Former Democratic President Bill Clinton has come out swinging at Congress, telling The National Memo's Joe Conason that he would take decisive action if no debt deal is reached by the August 2 deadline. Clinton says that if he were in Obama's situation, he'd invoke the Fourteenth Amendment to raise America's debt ceiling "without hesitation, and force the courts to stop me."
Clinton, who came out strongly against Republicans in an exclusive interview with The National Memo on Monday, said:
"I think the Constitution is clear and I think this idea that the Congress gets to vote twice on whether to pay for [expenditures] it has appropriated is crazy.
[Raising the ceiling] is necessary to pay for appropriations already made...so you can’t say, ‘Well, we won the last election and we didn’t vote for some of that stuff, so we’re going to throw the whole country’s credit into arrears."
Clinton faced his own debt battles as president during two government shut downs. Back then, though, he didn't consider utilizing the Fourteenth Amendment, because the debt ceiling was not brought in as part of the overall debate. The National Memo has more:
According to Clinton, the Gingrich Republicans thought about that tactic [using the debt ceiling] before rejecting it -- and Treasury officials who served under Clinton commissioned legal research on the president’s power to raise the debt ceiling without congressional approval. While some legal scholars believe the Fourteenth Amendment requires Congress to fund the debt that results from its appropriations, and therefore empowers the president to raise the debt ceiling, others vehemently disagree.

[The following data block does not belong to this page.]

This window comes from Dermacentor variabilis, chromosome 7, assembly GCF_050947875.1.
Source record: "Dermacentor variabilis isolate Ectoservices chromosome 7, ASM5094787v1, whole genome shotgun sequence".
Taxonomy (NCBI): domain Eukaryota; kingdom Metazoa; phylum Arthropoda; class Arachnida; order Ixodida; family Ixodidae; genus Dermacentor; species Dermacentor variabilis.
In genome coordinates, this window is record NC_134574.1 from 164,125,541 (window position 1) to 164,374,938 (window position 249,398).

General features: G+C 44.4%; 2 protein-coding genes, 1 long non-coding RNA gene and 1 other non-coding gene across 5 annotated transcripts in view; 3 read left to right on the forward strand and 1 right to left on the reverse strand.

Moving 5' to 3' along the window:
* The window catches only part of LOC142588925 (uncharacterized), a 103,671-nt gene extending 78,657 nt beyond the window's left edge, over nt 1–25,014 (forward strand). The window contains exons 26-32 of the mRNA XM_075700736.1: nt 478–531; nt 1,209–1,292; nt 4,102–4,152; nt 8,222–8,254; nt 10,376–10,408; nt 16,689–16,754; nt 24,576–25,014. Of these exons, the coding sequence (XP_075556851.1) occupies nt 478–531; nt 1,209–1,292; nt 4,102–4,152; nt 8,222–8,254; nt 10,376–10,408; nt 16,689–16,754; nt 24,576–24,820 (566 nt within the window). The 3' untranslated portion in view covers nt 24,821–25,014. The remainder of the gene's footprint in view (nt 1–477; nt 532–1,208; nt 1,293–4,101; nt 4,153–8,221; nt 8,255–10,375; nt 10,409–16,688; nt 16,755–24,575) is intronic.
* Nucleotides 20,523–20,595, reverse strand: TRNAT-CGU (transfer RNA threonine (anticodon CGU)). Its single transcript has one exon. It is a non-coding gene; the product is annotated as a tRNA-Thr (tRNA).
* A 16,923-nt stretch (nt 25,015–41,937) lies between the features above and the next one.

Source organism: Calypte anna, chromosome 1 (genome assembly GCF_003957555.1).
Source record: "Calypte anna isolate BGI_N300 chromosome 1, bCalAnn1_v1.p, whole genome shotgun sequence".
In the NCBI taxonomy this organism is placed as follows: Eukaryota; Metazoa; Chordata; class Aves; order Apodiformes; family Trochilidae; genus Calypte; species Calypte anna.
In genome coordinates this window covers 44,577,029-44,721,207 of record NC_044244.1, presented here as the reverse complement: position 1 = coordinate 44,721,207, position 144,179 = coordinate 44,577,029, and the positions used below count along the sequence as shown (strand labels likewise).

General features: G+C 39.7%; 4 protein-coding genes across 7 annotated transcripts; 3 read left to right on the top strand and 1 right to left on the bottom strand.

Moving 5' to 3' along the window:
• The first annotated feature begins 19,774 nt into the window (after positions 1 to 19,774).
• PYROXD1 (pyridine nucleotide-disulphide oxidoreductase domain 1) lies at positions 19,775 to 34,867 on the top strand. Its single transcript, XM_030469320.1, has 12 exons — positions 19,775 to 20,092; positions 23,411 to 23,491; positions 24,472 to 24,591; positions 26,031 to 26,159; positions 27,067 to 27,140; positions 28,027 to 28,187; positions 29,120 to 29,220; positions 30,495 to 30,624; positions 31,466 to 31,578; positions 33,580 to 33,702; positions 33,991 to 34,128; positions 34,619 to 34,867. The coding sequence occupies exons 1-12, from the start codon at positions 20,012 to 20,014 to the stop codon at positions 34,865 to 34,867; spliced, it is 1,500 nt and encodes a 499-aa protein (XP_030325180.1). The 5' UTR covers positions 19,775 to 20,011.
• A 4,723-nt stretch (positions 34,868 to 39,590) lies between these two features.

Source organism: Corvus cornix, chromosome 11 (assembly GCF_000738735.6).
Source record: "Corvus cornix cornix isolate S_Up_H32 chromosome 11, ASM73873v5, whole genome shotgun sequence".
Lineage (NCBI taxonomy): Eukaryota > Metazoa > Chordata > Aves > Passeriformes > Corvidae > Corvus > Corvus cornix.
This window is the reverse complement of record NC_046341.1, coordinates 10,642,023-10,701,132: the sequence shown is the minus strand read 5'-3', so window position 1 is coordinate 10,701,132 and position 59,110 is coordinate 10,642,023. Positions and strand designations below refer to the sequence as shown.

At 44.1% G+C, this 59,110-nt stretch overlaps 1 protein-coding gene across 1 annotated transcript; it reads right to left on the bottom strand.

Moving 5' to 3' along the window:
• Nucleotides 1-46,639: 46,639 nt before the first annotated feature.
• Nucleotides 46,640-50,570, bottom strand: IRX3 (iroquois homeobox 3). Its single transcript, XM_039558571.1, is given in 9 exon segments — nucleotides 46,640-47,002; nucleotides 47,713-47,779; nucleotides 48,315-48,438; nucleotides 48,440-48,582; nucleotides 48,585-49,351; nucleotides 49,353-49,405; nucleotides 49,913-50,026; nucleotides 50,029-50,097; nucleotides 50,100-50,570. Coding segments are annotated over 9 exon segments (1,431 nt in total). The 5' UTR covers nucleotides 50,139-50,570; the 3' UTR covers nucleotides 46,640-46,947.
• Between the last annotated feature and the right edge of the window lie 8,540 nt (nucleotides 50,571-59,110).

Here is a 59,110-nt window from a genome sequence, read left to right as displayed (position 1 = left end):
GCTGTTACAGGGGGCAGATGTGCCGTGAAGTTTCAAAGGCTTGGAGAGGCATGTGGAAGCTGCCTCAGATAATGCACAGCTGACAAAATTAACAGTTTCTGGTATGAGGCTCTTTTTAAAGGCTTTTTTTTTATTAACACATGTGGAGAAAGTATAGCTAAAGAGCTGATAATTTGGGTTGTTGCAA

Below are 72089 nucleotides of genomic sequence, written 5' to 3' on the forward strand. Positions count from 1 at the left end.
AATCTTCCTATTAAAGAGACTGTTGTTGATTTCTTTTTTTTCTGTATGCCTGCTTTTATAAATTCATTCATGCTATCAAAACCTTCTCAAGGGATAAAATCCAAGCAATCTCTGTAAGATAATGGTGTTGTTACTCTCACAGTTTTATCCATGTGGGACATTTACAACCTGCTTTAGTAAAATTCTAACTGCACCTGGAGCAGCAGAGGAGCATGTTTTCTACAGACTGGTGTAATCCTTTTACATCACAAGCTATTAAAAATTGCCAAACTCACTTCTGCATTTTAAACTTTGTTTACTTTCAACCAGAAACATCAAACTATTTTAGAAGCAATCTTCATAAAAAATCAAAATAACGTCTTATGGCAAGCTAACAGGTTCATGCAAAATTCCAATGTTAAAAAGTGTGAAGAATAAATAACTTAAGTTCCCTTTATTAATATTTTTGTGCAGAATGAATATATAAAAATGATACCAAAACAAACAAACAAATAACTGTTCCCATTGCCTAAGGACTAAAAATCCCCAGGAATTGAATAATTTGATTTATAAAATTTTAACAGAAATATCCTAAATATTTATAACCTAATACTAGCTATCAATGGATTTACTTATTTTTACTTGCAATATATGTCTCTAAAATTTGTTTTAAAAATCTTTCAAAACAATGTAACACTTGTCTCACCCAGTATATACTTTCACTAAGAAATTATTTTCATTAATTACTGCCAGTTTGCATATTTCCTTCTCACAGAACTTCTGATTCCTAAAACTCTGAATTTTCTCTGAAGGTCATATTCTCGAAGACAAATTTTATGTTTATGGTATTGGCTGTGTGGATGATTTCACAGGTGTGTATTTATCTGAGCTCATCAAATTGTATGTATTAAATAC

The American Spectator takes issue with Clinton's opinion on the matter, writing that the Fourteenth Amendment doe not call Congress to borrow monies whenever needed. Rather, the amendment instructs Congress to pay for what it spends:
Meaning it can choose to cut spending, raise taxes, or print more currency. Arguing as Clinton does would also license the president to print more currency in order to pay the bills, effectively running down the value of the dollar.
It's like saying that once you've maxed out all your credit cards, you have no choice but to transfer the balance to a new credit card.
Some say Clinton isn't the only prominent individual speaking out in support of unilateral use of the Fourteenth Amendment. Treasury Secretary Timothy Geithner has also allegedly advocated its use. CNN Money has more:
Treasury Secretary Timothy Geithner has heightened the debate over the debt ceiling extension in recent weeks by implying that the President could simply push through an extension of the debt ceiling based on an interpretation of the Fourteenth Amendment of the United States Constitution.
While some believe Geithner has been clear in advocating for the president's use of the Fourteenth Amendment, others -- including legal representation at the Treasury, itself -- claim this isn't the case. In a release published on July 8, 2011, a lawyer for the Treasure Department denied this allegation, writing:
Secretary Geithner has never argued that the 14th Amendment to the U.S. Constitution allows the President to disregard the statutory debt limit.
According to the Treasury's legal counsel, Geithner's words thus far on the matter have been intended to compel Congress to take action on the debt limit. President Obama has avoided direct questioning on the matter, though, making it difficult to conclude exactly where he stands and what he will do if a plan is not reached.
Despite Clinton's claims that Obama should invoke the Fourteenth Amendment if needed, he tells Conason that he believes the situation will be remedied by August 2. The former president says that it looks as though an agreement will be made, which he calls "smart."